31 March 2013

Fixing the Marcott Mess in Climate Science

In 1991 the National Research Council proposed what has come to be a widely accepted definition of misconduct in science:
Misconduct in science is defined as fabrication, falsification, or plagiarism, in proposing, performing, or reporting research. Misconduct in science does not include errors of judgment; errors in the recording, selection, or analysis of data; differences in opinions involving the interpretation of data; or misconduct unrelated to the research process.
Arguments over data and methods are the lifeblood of science, and are not instances of misconduct.

However, here I document the gross misrepresentation of the findings of a recent scientific paper via press release which appears to skirt awfully close to crossing the line into research misconduct, as defined by the NRC. I recommend steps to fix this mess, saving face for all involved, and a chance for this small part of the climate community to take a step back toward unambiguous scientific integrity.

The paper I refer to is by Marcott et al. 2013, published recently in Science. A press release issued by the National Science Foundation, which funded the research, explains the core methodology and key conclusion of the paper as follows (emphasis added):
Peter Clark, an OSU paleoclimatologist and co-author of the Science paper, says that many previous temperature reconstructions were regional and not placed in a global context.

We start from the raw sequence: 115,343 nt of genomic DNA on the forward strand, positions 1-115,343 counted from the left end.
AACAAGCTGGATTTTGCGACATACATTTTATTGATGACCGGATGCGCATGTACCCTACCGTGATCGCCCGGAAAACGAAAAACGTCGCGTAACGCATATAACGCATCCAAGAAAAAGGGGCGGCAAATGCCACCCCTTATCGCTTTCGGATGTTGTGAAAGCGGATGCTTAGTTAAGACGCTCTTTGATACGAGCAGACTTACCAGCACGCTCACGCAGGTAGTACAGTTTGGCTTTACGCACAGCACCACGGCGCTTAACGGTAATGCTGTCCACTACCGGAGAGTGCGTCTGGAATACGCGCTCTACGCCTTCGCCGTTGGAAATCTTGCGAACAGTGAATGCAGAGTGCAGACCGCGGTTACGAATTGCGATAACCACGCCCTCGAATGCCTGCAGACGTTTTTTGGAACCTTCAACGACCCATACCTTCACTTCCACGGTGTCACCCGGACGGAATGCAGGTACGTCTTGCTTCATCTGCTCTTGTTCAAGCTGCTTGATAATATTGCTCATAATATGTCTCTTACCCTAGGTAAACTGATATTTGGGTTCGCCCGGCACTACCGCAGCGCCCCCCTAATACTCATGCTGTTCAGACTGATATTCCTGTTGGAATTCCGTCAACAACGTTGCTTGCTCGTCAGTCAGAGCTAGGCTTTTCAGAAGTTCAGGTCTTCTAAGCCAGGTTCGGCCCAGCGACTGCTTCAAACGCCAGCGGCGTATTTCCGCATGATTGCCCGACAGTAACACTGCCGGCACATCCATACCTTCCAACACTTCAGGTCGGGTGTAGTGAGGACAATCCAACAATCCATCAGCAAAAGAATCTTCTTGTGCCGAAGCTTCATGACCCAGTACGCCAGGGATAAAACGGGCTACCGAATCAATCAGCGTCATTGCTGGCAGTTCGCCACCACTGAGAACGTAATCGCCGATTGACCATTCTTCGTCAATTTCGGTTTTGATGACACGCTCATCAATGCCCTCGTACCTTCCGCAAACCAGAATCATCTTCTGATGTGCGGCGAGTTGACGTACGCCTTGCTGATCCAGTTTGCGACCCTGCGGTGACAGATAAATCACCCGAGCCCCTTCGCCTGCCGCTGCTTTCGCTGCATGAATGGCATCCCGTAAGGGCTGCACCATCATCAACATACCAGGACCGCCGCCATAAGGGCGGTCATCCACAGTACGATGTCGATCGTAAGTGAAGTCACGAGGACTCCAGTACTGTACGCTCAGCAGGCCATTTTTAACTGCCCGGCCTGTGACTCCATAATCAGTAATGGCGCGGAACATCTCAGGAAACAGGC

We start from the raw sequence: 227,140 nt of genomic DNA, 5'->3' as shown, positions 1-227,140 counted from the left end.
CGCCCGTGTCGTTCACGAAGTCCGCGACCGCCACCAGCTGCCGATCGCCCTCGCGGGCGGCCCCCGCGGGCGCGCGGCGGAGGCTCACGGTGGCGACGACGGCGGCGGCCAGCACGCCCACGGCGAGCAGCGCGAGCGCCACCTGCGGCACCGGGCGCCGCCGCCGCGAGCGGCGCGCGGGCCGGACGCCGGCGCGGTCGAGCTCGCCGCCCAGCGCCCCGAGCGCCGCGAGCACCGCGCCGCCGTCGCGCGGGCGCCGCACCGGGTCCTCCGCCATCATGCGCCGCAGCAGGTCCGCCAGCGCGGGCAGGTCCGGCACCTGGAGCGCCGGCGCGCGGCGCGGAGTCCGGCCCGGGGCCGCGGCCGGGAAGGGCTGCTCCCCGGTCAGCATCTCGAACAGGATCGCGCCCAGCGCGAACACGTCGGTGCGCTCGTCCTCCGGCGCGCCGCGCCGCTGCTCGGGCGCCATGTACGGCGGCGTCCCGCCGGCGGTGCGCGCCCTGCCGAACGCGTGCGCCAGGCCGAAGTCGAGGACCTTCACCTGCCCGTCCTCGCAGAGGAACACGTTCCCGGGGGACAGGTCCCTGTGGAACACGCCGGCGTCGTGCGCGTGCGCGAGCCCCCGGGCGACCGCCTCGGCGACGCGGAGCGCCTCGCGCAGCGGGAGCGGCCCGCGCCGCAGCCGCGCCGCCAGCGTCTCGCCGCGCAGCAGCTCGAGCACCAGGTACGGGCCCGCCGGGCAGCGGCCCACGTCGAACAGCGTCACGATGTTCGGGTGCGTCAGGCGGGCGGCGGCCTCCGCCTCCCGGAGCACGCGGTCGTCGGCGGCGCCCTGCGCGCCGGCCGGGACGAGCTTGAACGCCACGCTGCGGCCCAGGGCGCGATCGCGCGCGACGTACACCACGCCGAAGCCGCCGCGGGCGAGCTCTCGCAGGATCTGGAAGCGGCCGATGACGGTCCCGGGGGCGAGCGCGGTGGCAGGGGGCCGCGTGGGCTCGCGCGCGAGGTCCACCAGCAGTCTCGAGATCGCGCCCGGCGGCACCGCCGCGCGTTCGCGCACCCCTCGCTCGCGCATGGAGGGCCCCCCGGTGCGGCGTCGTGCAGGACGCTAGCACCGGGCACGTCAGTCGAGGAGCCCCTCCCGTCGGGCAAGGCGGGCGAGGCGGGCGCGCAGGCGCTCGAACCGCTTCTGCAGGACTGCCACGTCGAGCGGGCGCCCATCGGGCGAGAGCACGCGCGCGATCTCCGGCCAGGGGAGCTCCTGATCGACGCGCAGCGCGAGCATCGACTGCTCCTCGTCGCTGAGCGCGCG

"When you just look at one part of the world, temperature history can be affected by regional climate processes like El Niño or monsoon variations," says Clark.

"But when you combine data from sites around the world, you can average out those regional anomalies and get a clear sense of the Earth's global temperature history."

What that history shows, the researchers say, is that during the last 5,000 years, the Earth on average cooled about 1.3 degrees Fahrenheit--until the last 100 years, when it warmed about 1.3 degrees F.
The press release clearly explains that the paper (a) combines data from many sites around the world to create a "temperature reconstruction" which gives a "sense of the Earth's temperature history," and (b) "that history shows" a cooling over the past 5000 years, until the last 100 years when all of that cooling was reversed.

The conclusions of the press release were faithfully reported by a wide range of media outlets, and below I survey several of them to illustrate that the content of the press release was accurately reflected in media coverage and, at times, amplified by scientists both involved and not involved with the study.

Examples of Media Coverage

Here is Justin Gillis at the New York Times, with emphasis added to this excerpt and also those further below: